Democrat Andy Beshear was sworn in as Kentucky's governor early Tuesday during a private ceremony just after midnight in the Governor's Mansion.
Beshear, 42, follows in the footsteps of his father, Steve Beshear, whose two terms as governor preceded the single four-year term of Republican Gov. Matt Bevin. They are the first father-son duo to serve as governors in Kentucky history.
The middle-of-the-night swearing is customary in Kentucky, to ensure continuity at the head of state government.
Andy Beshear defeated Bevin in last month's election, overcoming a recent Republican trend in the bluegrass state. He countered Bevin's strong ties to President Donald Trump with a disciplined campaign that stuck to "kitchen-table issues" such as education and health care.
Andy Beshear showed that he was his own man during this year's campaign, even while embracing some of the same proposals — including increased access to health care and legalization of casinos — that his father had championed.
The new governor took the oath of office with his hand on a Bible that was given to his parents as a gift on their wedding day. The same family Bible was used when Steve Beshear was sworn in as attorney general, lieutenant governor and both times as governor, and when Andy Beshear was sworn in as attorney general.
The official transfer of power preceded a full day of inaugural events Tuesday, including a worship service, a parade and a public swearing-in ceremony on the Capitol steps.
Teachers were given high-profile roles on inauguration day, reflecting their strong support in helping propel Beshear to a narrow victory. Bevin feuded with teachers over pension and education policies throughout his term. Educators were chosen to be grand marshals of the parade.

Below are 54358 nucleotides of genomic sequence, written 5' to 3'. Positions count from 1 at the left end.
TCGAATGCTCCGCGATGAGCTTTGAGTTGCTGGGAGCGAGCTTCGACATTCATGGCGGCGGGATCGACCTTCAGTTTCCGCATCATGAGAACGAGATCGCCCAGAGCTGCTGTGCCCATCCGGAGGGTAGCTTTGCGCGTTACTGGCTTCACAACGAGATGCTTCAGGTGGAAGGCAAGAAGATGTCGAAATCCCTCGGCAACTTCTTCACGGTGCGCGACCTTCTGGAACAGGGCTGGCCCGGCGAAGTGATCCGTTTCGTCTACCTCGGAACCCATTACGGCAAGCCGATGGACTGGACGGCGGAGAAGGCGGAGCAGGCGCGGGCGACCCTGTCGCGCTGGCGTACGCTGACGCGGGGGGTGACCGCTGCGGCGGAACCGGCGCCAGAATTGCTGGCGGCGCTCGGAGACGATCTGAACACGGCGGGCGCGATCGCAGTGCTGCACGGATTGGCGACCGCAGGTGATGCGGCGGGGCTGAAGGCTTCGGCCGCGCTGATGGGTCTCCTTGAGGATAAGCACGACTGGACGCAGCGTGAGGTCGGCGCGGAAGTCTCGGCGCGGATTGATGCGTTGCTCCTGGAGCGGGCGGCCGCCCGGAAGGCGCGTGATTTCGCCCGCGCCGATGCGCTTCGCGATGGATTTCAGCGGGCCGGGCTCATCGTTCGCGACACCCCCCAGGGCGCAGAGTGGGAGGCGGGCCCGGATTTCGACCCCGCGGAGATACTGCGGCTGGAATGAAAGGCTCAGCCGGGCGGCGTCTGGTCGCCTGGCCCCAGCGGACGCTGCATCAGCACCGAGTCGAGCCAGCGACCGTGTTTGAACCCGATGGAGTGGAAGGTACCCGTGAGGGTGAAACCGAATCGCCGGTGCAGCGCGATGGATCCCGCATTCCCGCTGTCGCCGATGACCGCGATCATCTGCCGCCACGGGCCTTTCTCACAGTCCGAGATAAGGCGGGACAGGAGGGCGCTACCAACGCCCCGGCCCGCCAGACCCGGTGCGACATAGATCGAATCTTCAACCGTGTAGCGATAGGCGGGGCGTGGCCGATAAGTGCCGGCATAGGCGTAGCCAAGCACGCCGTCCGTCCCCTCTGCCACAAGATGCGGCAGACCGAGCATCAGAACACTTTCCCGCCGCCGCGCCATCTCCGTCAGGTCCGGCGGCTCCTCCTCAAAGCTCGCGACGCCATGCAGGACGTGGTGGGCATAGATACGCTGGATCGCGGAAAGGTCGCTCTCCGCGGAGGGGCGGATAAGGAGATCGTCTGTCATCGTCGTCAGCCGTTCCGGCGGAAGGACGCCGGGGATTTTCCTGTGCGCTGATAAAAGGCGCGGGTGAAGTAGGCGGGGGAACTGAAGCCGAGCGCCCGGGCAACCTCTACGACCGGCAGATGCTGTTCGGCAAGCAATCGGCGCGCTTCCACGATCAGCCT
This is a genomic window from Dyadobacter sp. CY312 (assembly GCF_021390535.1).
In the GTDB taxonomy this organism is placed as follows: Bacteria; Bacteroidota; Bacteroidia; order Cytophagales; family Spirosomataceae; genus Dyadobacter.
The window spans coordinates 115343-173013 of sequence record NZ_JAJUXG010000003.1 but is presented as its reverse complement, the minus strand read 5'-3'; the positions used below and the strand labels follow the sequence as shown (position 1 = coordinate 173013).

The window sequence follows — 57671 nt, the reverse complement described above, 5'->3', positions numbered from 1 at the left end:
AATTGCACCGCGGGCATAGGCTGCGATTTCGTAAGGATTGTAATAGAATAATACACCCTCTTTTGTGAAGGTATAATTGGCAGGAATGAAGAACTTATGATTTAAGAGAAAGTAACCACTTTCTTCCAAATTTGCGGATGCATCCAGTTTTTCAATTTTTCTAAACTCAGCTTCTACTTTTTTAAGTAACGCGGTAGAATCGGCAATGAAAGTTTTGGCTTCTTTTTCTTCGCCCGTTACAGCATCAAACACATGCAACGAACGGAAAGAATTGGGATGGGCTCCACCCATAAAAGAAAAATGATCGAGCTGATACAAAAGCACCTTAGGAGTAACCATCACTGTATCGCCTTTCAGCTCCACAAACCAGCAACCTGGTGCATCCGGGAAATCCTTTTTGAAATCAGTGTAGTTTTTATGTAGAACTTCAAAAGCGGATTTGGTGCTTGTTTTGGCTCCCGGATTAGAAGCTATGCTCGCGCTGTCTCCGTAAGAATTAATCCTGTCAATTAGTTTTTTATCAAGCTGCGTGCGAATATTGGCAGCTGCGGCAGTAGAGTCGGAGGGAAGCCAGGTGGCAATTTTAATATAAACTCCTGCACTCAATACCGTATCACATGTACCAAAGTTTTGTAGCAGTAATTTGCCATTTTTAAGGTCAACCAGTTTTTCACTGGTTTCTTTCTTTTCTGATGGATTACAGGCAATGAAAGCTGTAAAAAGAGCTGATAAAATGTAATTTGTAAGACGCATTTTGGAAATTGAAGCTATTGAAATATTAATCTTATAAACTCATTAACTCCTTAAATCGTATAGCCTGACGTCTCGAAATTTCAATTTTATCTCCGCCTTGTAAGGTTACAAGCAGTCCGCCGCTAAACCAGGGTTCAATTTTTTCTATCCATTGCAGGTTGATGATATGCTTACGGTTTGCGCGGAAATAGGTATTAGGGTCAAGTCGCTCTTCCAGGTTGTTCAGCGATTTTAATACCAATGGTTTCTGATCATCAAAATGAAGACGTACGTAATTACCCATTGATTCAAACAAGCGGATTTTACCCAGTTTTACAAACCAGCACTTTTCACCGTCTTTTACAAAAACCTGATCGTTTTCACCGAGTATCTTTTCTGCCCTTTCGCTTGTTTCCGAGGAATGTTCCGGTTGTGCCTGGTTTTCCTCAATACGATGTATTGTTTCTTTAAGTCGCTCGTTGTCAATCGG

Beshear's election as governor continued his quick political ascent. Four years ago, he narrowly won election as attorney general. He wielded his authority as the state's top lawyer to challenge a series of Bevin's executive actions. Beshear also filed the lawsuit that led Kentucky's Supreme Court to strike down a pension law the GOP-led legislature passed.
Now he'll be dealing with many of those same lawmakers as the state's chief executive. He vowed as a candidate to exercise his executive authority.
Beshear said, for example, that he would use his powers as governor to disband the Kentucky Board of Education — for what he considered its charter schools leanings — and appoint new members. He also pledged to rescind Bevin’s proposed work-related requirements for some Medicaid recipients and restore voting rights for more than 140,000 nonviolent felons who completed their sentences.
Beshear's immediate challenges seemed to grow last week when Bevin's administration circulated a memo estimating that the new governor will inherit a budget shortfall that could exceed $1 billion as he prepares a two-year state spending plan to submit to lawmakers in early 2020,
Beshear has guaranteed that his promised $2,000 pay raise for public school teachers will be in his spending blueprint as part of an "education-first budget." The incentive is needed to resolve a statewide teacher shortage, he says.
During the campaign, Beshear focused on issues such as public education, health care, pensions and jobs. He avoided talking about Trump, impeachment or other polarizing national issues that risked energizing his opponent's conservative base.
Trump loomed large in the race as Bevin stressed his alliance with the Republican president in TV ads, tweets and speeches. The president took center stage in the campaign with an election-eve rally in Lexington, the state's second-largest city.
But Bevin failed to overcome a series of self-inflicted wounds, highlighted by his feud with teachers.
Beshear promised a new tone once taking office. Looking ahead, he urged Republican lawmakers to find common ground and to "civilly disagree" when they can’t.
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